Technicians at the Jet Propulsion Laboratory in Pasadena are putting the finishing touches on Curiosity, the largest and most sophisticated Mars rover ever built.
Curiosity is scheduled for launch in November and, nine months later will begin its entry into the Martian atmosphere for the most widely anticipated phase of the mission, the landing.
The rover weighs about as much as a small car, so the kind of airbag-assisted landing used for its predecessors, Opportunity and Spirit, will not work for Curiosity. Instead JPL has come up with a landing system that combines old and new technologies, according to Deputy Project Scientist, Ashwin Vasavada
“We’re kind of going back to the past, where we fly spacecraft down, using rockets. But the little twist we have this time is that there’s a rocket sled that will carry the rover down and set the rover down on the surface on its wheels after deploying it on a tether in the few hundred feet above the surface.”
JPL has conducted exhaustive tests on the system. They’re confident it will work but can only hope that the rover survives the experience intact.
“The first thing we do after we land, since landing one of the most traumatic experiences that this rover will go through, is just to ask the rover to tell us that it’s all okay. So we spend the first few days on Mars, checking all the systems out, going through every subsystem, one by one, and then looking at all the instruments, make sure they survived launch and landing. And then we’ll start slowly doing some science.”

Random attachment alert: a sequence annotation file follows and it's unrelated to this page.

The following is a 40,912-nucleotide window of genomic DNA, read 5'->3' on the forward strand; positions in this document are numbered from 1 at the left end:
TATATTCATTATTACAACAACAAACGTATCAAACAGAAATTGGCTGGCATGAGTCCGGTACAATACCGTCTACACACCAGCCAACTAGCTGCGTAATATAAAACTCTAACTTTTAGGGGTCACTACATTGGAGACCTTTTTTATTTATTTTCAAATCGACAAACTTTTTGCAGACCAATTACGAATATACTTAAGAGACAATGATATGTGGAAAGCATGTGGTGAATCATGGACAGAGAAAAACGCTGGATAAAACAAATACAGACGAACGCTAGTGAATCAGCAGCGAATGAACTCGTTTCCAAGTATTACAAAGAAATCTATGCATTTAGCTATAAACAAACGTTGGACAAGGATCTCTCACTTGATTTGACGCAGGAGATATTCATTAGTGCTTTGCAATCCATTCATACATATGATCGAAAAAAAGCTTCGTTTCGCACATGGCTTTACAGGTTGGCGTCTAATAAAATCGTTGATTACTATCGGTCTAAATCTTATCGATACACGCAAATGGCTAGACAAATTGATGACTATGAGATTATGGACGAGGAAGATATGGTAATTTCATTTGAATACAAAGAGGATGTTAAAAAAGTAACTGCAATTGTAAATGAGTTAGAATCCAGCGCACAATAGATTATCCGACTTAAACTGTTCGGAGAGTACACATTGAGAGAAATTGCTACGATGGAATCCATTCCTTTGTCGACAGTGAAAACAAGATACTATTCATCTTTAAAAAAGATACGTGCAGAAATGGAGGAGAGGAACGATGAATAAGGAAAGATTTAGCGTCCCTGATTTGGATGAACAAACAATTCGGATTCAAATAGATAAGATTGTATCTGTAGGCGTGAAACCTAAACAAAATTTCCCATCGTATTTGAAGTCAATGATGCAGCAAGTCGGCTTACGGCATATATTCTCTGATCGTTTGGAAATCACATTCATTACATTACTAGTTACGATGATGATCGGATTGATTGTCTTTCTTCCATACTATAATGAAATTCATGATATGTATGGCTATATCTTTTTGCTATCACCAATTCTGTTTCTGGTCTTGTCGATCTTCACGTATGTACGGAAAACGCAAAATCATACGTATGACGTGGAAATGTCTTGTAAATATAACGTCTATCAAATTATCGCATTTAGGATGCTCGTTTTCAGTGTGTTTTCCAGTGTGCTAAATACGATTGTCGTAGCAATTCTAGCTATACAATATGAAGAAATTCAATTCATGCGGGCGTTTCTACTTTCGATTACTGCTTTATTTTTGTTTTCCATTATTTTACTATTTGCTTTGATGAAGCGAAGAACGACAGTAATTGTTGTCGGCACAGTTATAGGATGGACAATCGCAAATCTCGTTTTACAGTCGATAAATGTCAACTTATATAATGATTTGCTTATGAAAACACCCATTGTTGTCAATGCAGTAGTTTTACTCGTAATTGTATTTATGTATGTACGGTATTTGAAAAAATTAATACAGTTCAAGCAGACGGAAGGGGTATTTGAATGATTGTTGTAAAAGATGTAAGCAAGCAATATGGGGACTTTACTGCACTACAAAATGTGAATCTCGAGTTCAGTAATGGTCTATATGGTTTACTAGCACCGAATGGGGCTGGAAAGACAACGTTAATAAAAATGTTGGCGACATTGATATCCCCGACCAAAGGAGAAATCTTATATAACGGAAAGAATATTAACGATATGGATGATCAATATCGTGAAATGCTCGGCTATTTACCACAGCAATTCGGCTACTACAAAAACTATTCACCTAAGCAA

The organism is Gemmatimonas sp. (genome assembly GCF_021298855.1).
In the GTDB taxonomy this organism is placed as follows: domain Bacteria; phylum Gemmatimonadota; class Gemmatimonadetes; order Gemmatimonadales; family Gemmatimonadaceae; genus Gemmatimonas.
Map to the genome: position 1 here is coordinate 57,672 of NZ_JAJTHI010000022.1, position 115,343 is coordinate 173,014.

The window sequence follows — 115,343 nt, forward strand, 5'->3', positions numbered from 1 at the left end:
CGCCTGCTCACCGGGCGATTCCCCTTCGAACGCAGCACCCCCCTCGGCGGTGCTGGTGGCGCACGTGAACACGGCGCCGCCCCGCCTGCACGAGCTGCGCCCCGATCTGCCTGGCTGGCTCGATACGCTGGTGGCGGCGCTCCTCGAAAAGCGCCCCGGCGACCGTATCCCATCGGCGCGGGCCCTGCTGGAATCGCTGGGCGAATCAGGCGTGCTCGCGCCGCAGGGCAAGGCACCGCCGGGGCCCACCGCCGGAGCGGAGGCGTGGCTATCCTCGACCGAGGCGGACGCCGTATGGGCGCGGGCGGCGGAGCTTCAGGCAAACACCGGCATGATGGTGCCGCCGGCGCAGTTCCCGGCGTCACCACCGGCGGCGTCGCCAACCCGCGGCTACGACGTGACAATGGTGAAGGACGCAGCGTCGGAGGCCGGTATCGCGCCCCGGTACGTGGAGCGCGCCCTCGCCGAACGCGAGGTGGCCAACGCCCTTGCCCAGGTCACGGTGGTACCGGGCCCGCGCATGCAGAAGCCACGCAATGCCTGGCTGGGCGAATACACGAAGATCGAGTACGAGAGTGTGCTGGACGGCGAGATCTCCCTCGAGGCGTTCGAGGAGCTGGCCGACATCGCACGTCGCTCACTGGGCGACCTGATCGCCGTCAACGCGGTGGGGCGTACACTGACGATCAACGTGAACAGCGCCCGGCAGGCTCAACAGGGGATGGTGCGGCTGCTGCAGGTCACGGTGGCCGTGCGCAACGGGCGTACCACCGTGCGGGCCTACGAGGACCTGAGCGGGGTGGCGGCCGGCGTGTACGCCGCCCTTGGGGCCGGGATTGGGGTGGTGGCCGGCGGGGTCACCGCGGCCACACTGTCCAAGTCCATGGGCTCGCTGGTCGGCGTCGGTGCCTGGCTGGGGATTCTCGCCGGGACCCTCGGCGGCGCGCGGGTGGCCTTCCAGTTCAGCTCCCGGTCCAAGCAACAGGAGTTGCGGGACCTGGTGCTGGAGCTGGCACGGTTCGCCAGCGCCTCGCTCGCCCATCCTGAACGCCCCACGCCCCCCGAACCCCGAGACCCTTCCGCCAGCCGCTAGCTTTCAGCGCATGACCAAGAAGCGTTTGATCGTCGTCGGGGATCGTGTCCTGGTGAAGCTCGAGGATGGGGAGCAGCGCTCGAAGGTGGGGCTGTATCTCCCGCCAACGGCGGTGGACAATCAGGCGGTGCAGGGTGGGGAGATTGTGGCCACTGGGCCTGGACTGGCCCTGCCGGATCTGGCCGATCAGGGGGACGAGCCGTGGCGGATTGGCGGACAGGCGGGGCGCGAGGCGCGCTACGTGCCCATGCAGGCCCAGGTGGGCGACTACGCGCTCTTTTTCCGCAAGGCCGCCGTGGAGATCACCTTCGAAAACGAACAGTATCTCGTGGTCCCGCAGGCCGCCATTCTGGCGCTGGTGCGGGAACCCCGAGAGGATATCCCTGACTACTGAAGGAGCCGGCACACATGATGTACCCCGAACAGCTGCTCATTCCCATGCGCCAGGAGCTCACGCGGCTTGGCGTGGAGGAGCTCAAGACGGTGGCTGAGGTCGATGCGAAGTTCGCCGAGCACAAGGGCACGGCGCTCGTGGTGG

That science will be sustained by a nuclear power source designed to keep the Rover functioning for about two years and an onboard laboratory equipped to collect and analyze Martian rocks and soil samples, sending the data back to Earth. Scientists hope that Curiosity will be able to find traces of carbon, a chemical element that supports all life on Earth and may once have done the same for life on Mars.
Bottom line: While the US shuttle program may be winding down, the drive to explore our solar system is as strong as ever. Mars is still the focus for many scientists and excitement is growing about November’s scheduled launch of the latest Mars rover, Curiosity, now in its final stages of testing at the Jet Propulsion Laboratory in California.